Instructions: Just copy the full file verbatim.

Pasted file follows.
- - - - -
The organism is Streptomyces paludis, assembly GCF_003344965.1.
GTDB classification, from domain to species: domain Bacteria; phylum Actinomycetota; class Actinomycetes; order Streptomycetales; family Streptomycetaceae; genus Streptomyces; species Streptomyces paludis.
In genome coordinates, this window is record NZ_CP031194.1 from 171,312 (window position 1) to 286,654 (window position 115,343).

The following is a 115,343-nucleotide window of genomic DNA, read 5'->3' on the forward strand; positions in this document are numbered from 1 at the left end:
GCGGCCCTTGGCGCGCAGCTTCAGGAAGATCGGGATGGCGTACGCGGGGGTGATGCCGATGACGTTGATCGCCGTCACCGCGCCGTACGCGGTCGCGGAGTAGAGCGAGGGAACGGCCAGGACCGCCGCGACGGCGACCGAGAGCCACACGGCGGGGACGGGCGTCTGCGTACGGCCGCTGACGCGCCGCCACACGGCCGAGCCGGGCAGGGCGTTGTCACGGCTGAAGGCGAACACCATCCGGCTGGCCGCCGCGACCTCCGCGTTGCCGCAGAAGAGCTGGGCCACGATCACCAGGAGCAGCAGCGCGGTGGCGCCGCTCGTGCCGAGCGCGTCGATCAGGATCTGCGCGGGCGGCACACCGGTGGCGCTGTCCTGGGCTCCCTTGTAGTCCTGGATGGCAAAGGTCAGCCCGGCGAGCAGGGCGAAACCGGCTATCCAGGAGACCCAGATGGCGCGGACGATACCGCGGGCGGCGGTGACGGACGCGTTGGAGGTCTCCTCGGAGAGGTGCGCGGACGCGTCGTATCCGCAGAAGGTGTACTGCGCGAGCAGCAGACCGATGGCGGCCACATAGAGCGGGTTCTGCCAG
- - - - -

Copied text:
The organism is Streptomyces paludis, assembly GCF_003344965.1.
GTDB classification, from domain to species: domain Bacteria; phylum Actinomycetota; class Actinomycetes; order Streptomycetales; family Streptomycetaceae; genus Streptomyces; species Streptomyces paludis.
In genome coordinates, this window is record NZ_CP031194.1 from 171,312 (window position 1) to 286,654 (window position 115,343).

The following is a 115,343-nucleotide window of genomic DNA, read 5'->3' on the forward strand; positions in this document are numbered from 1 at the left end:
GCGGCCCTTGGCGCGCAGCTTCAGGAAGATCGGGATGGCGTACGCGGGGGTGATGCCGATGACGTTGATCGCCGTCACCGCGCCGTACGCGGTCGCGGAGTAGAGCGAGGGAACGGCCAGGACCGCCGCGACGGCGACCGAGAGCCACACGGCGGGGACGGGCGTCTGCGTACGGCCGCTGACGCGCCGCCACACGGCCGAGCCGGGCAGGGCGTTGTCACGGCTGAAGGCGAACACCATCCGGCTGGCCGCCGCGACCTCCGCGTTGCCGCAGAAGAGCTGGGCCACGATCACCAGGAGCAGCAGCGCGGTGGCGCCGCTCGTGCCGAGCGCGTCGATCAGGATCTGCGCGGGCGGCACACCGGTGGCGCTGTCCTGGGCTCCCTTGTAGTCCTGGATGGCAAAGGTCAGCCCGGCGAGCAGGGCGAAACCGGCTATCCAGGAGACCCAGATGGCGCGGACGATACCGCGGGCGGCGGTGACGGACGCGTTGGAGGTCTCCTCGGAGAGGTGCGCGGACGCGTCGTATCCGCAGAAGGTGTACTGCGCGAGCAGCAGACCGATGGCGGCCACATAGAGCGGGTTCTGCCAG